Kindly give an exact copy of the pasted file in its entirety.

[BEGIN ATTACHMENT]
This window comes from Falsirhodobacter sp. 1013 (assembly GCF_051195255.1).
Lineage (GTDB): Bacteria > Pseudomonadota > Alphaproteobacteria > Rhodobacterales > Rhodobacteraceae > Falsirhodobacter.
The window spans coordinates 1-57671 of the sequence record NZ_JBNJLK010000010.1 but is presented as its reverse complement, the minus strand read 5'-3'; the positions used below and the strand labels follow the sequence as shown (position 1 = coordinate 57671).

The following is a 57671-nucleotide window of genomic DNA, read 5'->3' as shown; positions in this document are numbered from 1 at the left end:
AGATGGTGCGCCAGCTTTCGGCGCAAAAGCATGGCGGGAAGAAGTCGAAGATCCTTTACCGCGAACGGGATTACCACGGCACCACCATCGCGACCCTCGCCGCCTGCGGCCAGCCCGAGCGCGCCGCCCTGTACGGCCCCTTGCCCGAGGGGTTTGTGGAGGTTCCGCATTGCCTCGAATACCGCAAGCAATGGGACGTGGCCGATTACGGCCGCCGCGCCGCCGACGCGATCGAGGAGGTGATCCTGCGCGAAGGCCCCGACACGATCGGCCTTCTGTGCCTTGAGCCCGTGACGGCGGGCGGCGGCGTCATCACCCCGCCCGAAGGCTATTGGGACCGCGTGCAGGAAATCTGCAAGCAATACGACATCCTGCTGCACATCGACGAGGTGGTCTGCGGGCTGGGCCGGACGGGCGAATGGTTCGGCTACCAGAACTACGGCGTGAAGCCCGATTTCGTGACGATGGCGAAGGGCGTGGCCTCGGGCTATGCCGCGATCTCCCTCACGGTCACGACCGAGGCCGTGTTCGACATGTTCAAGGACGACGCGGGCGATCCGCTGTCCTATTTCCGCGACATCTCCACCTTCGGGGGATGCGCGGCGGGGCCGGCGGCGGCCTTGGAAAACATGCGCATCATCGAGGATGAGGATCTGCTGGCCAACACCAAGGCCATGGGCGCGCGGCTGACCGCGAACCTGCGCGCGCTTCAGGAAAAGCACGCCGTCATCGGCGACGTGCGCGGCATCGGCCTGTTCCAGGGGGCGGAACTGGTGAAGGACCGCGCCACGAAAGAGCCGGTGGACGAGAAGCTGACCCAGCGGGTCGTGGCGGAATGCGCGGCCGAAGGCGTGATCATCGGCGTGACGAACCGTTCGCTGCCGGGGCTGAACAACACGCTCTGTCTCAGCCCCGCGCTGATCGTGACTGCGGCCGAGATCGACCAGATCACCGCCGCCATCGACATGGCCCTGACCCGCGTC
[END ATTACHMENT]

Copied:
This window comes from Falsirhodobacter sp. 1013 (assembly GCF_051195255.1).
Lineage (GTDB): Bacteria > Pseudomonadota > Alphaproteobacteria > Rhodobacterales > Rhodobacteraceae > Falsirhodobacter.
The window spans coordinates 1-57671 of the sequence record NZ_JBNJLK010000010.1 but is presented as its reverse complement, the minus strand read 5'-3'; the positions used below and the strand labels follow the sequence as shown (position 1 = coordinate 57671).

The following is a 57671-nucleotide window of genomic DNA, read 5'->3' as shown; positions in this document are numbered from 1 at the left end:
AGATGGTGCGCCAGCTTTCGGCGCAAAAGCATGGCGGGAAGAAGTCGAAGATCCTTTACCGCGAACGGGATTACCACGGCACCACCATCGCGACCCTCGCCGCCTGCGGCCAGCCCGAGCGCGCCGCCCTGTACGGCCCCTTGCCCGAGGGGTTTGTGGAGGTTCCGCATTGCCTCGAATACCGCAAGCAATGGGACGTGGCCGATTACGGCCGCCGCGCCGCCGACGCGATCGAGGAGGTGATCCTGCGCGAAGGCCCCGACACGATCGGCCTTCTGTGCCTTGAGCCCGTGACGGCGGGCGGCGGCGTCATCACCCCGCCCGAAGGCTATTGGGACCGCGTGCAGGAAATCTGCAAGCAATACGACATCCTGCTGCACATCGACGAGGTGGTCTGCGGGCTGGGCCGGACGGGCGAATGGTTCGGCTACCAGAACTACGGCGTGAAGCCCGATTTCGTGACGATGGCGAAGGGCGTGGCCTCGGGCTATGCCGCGATCTCCCTCACGGTCACGACCGAGGCCGTGTTCGACATGTTCAAGGACGACGCGGGCGATCCGCTGTCCTATTTCCGCGACATCTCCACCTTCGGGGGATGCGCGGCGGGGCCGGCGGCGGCCTTGGAAAACATGCGCATCATCGAGGATGAGGATCTGCTGGCCAACACCAAGGCCATGGGCGCGCGGCTGACCGCGAACCTGCGCGCGCTTCAGGAAAAGCACGCCGTCATCGGCGACGTGCGCGGCATCGGCCTGTTCCAGGGGGCGGAACTGGTGAAGGACCGCGCCACGAAAGAGCCGGTGGACGAGAAGCTGACCCAGCGGGTCGTGGCGGAATGCGCGGCCGAAGGCGTGATCATCGGCGTGACGAACCGTTCGCTGCCGGGGCTGAACAACACGCTCTGTCTCAGCCCCGCGCTGATCGTGACTGCGGCCGAGATCGACCAGATCACCGCCGCCATCGACATGGCCCTGACCCGCGTC